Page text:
Currently I’m still working on the other 3, to see if I can get any more working.
Commodore Plus 4
Working on the plus 4, the first issue I hit was that the power supply connector is a hideously non-standard 4 pin square DIN. After trying to find a new one for a reasonable price, and a lot of online research, I went down the same course as many people before me, and replaced it with the connector from a Commodore C64. The mounting holes are mostly matching and the power ins are in the same place, so it wasn’t too much of a drama. After some mucking around (and finding my C64 PSU had a ground pin missing) I was able to power up the system. Unfortunately I just get a black screen. I’ll need to diagnose further as these are quirky little systems with some unique games. Hopefully it’s not the custom chips as they’re practically unobtanium these days.
Acorn BBC Micro model B
The first thing I needed to do with this system was clean off where the feet had literally rotted into black sticky goo. Once done, I was worried the beeb would have the infamous “Rifa” X2 capacitors inside it, so I stripped it back and checked the power supply before I worked on it. While it turns out this model didn’t have Rifa X2 caps, it did have this crusty boi inside it…
I replaced it and powered it up and it boots. The power supply is making an ominous buzzing noise so I need to investigate that further.
I also determined it has a “bonus” EdWord ROM inside, as well as a disk controller, so this will be a nice system for playing classic BBC games.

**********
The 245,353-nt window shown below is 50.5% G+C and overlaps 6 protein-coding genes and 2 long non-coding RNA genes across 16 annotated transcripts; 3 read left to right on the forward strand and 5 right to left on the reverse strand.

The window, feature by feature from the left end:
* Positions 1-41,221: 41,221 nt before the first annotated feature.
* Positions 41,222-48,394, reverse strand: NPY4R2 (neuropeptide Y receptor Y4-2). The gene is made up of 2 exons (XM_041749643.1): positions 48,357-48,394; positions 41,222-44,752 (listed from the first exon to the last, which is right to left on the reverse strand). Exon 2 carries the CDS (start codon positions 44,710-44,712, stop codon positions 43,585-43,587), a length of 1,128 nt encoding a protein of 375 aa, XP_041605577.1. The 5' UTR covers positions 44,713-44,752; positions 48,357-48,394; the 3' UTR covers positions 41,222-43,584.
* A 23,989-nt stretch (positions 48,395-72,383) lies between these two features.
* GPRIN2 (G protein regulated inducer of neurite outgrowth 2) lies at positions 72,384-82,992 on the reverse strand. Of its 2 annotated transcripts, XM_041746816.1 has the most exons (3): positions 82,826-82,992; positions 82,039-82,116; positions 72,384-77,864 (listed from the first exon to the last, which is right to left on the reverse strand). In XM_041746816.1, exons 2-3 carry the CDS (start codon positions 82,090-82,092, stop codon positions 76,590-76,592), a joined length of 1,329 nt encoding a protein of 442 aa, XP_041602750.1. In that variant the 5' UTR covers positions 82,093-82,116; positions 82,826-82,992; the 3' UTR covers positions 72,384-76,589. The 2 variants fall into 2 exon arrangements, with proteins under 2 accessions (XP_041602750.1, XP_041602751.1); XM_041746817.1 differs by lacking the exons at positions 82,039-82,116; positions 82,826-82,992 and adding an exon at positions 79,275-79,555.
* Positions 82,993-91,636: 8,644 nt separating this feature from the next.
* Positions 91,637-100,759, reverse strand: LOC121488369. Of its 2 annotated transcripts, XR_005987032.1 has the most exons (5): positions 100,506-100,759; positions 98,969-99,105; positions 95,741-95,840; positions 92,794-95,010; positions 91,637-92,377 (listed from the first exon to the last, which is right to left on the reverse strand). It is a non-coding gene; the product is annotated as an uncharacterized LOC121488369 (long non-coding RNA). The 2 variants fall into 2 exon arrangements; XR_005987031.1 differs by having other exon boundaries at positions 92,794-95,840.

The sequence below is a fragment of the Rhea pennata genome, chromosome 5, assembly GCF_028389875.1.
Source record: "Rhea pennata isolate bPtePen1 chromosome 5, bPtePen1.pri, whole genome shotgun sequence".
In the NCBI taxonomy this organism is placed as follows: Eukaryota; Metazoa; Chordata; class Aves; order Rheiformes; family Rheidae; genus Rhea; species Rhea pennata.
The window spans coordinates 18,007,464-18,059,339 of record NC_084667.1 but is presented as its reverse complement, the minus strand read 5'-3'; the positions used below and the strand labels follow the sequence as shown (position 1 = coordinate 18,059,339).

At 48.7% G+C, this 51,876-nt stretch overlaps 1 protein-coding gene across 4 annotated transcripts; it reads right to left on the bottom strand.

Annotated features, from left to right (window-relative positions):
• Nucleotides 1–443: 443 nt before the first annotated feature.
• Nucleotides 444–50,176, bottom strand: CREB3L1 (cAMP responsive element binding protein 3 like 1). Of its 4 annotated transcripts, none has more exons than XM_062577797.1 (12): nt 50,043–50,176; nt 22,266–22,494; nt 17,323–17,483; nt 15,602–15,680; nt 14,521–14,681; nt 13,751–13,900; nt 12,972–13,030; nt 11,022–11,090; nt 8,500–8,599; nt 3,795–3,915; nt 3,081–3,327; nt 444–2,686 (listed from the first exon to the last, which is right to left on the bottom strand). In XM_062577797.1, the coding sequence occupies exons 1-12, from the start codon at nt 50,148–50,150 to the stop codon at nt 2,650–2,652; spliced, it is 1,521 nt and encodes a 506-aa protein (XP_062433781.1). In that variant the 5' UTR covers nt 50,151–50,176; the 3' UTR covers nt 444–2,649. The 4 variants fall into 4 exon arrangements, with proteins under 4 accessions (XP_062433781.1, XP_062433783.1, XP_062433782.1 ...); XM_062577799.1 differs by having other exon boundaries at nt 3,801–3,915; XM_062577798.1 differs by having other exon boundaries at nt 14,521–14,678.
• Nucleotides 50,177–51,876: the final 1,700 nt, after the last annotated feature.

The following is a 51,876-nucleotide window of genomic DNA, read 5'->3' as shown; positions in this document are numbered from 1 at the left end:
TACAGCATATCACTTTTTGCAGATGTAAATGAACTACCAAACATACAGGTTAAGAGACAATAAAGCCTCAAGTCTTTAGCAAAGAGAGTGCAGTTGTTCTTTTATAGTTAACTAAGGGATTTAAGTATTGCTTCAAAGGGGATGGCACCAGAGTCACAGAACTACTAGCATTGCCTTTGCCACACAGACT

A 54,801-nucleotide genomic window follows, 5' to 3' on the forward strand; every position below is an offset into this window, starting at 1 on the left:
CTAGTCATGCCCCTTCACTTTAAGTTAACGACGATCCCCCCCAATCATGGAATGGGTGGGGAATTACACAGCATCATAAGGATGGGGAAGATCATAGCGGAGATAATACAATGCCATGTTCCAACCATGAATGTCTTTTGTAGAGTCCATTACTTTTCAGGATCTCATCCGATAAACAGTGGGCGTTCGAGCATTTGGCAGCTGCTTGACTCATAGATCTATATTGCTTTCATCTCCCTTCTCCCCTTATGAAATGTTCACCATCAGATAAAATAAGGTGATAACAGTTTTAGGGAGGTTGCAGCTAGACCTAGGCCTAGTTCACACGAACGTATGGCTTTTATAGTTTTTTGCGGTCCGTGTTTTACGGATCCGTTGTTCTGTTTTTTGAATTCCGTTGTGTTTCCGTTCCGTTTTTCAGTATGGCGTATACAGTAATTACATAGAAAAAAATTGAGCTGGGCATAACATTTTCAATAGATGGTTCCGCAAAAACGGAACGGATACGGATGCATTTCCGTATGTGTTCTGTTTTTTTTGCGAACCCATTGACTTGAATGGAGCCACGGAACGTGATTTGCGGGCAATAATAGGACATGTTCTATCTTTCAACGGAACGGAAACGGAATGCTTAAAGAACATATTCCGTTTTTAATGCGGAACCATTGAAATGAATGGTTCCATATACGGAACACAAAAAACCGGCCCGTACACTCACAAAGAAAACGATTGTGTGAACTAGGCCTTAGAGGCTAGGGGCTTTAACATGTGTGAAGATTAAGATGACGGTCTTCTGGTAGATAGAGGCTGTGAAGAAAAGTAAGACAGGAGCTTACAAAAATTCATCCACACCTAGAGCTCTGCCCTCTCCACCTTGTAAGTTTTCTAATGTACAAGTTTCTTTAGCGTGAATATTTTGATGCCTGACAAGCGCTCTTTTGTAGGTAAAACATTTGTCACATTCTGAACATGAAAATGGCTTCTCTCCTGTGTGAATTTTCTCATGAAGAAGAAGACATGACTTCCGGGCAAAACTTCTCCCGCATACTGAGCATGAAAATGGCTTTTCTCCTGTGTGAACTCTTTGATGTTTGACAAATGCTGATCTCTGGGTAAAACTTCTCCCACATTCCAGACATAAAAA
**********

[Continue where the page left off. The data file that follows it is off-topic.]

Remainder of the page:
Dick Smith System 80
Aka the “chonky” system! This is simply MASSIVE. It’s as deep as a Commodore 64 is wide, and almost as wide as the Amstrad CPC 464 is wide. It’s taller than both!
Opening up this one revealed a very neat three board system with no major surprises. It had a monitor port, so I quickly made up a suitable monitor cable and it booted right up! Awesome!
The keyboard seems to work and I was able to type the usual “Hello World!” message. It’s going to be interesting to see what software I can run on these as they’re only “mostly compatible” with the TRS/80. I’m also curious about what peripherals are available, as it would be great to get a disk drive and a 32K expansion.
Two of them, no less! I’ve been working on getting proper power into, and proper video out of these since I got them.
They use an unusual internal power supply with two AC inputs. One is 18vAC and one is 8.5vAC, so I assume some sort of center tapped transformer was used. To test I plan to use an old ATX power supply and bypass the internal regulator and go straight to the 3 internal power rails (+5, +12, -5)
I also need video out as these don’t have composite or RF. Instead they have a modified Component signal. I’ll tap out of that to get composite initially, and down the track I’ll see if I can tweak the video to get a component picture I can use with my TV/Monitor. That can wait until I confirm the system is actually functioning.
So now I have “all of them”, I’m actually in a position where I’ll probably thin out some of my collection. There are already several systems I’m thinking hard about selling to raise funds to upgrade the systems I want to keep.